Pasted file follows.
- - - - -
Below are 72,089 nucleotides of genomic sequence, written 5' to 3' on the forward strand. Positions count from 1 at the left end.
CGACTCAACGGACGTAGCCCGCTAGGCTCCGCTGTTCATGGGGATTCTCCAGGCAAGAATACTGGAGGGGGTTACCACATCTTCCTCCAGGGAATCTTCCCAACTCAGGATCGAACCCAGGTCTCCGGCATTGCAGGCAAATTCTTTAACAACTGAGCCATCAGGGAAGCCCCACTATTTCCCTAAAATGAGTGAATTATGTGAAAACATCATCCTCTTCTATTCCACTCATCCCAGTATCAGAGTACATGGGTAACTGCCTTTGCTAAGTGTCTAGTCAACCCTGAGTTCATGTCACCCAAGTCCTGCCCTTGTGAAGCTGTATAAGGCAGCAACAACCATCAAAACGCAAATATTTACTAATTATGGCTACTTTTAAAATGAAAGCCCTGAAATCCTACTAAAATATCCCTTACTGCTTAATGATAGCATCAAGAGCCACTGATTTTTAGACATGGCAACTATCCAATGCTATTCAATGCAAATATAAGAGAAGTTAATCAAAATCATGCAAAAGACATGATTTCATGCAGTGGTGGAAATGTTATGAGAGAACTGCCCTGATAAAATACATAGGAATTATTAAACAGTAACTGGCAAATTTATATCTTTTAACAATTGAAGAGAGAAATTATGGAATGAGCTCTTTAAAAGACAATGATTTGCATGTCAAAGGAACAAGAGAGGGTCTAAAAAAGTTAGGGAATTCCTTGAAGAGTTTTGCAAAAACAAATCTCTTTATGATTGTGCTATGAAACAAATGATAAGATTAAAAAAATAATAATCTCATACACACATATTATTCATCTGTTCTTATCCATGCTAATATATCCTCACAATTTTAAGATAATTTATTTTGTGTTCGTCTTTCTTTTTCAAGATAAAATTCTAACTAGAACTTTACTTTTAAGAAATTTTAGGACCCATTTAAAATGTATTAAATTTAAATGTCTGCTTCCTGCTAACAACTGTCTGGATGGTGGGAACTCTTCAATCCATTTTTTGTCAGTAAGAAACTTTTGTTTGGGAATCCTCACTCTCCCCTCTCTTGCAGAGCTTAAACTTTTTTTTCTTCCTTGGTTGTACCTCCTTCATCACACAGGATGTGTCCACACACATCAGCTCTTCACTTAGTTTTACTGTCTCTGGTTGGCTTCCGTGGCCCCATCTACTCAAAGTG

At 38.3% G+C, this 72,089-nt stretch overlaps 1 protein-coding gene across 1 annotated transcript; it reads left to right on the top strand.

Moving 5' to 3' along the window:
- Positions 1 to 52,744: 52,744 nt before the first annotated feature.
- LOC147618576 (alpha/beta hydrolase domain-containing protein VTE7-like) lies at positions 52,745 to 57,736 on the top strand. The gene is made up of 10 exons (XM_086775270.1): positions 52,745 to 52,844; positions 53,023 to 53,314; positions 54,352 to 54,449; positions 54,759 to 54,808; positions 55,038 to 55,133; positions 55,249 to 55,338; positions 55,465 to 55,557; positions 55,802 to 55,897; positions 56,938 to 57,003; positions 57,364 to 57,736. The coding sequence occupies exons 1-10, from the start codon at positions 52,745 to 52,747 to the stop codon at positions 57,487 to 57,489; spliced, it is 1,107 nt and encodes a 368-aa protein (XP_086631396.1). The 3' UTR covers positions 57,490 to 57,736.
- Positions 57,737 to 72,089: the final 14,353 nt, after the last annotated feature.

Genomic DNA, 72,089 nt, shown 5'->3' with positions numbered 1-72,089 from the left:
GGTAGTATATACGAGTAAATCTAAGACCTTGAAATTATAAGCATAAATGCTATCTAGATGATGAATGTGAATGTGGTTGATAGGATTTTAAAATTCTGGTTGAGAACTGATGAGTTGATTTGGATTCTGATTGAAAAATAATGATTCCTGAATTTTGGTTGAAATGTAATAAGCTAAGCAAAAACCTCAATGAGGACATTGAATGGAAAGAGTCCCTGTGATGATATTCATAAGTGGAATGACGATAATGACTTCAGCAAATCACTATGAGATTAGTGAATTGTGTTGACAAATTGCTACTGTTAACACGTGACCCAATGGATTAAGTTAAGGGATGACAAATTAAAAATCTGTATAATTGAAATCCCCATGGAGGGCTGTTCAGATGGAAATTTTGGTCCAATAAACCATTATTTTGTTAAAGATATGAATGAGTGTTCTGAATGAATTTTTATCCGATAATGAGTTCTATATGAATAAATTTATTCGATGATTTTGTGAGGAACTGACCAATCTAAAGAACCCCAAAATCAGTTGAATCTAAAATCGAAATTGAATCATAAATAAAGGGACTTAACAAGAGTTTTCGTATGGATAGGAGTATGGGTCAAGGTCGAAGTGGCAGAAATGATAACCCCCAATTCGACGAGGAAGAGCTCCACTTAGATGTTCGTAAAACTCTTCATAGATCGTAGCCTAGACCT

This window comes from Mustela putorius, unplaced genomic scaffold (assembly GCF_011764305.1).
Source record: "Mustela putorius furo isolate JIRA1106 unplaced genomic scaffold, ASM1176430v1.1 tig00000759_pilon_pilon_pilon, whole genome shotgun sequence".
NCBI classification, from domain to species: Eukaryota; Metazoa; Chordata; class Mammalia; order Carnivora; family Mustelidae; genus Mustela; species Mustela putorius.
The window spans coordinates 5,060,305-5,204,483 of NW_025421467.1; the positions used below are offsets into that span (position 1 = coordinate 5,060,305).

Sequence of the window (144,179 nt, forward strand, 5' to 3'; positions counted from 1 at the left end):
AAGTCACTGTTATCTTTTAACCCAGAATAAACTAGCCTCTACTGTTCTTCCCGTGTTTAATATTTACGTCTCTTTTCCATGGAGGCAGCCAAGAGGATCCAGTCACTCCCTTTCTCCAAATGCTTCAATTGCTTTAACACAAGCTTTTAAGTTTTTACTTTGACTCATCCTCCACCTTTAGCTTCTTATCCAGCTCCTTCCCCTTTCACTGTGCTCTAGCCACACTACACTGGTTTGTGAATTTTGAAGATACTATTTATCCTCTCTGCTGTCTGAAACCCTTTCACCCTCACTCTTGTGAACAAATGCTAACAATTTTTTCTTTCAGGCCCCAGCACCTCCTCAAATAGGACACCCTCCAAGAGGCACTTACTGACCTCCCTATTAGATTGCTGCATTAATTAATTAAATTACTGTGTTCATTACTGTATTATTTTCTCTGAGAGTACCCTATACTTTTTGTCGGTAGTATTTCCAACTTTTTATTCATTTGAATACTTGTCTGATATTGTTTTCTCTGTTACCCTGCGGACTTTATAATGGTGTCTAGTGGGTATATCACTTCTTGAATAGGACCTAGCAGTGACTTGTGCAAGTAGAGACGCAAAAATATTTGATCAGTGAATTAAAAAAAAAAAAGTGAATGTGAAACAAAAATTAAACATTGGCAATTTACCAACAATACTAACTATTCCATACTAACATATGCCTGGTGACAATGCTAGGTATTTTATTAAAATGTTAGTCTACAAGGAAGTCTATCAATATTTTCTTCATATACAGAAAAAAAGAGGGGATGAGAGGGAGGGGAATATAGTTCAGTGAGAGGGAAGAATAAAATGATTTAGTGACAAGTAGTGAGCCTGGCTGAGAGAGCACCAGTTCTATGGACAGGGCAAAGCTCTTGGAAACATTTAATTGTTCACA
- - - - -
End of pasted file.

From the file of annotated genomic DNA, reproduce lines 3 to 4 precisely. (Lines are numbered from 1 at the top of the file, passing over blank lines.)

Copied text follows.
At 38.3% G+C, this 72,089-nt stretch overlaps 1 protein-coding gene across 1 annotated transcript; it reads left to right on the top strand.

Moving 5' to 3' along the window: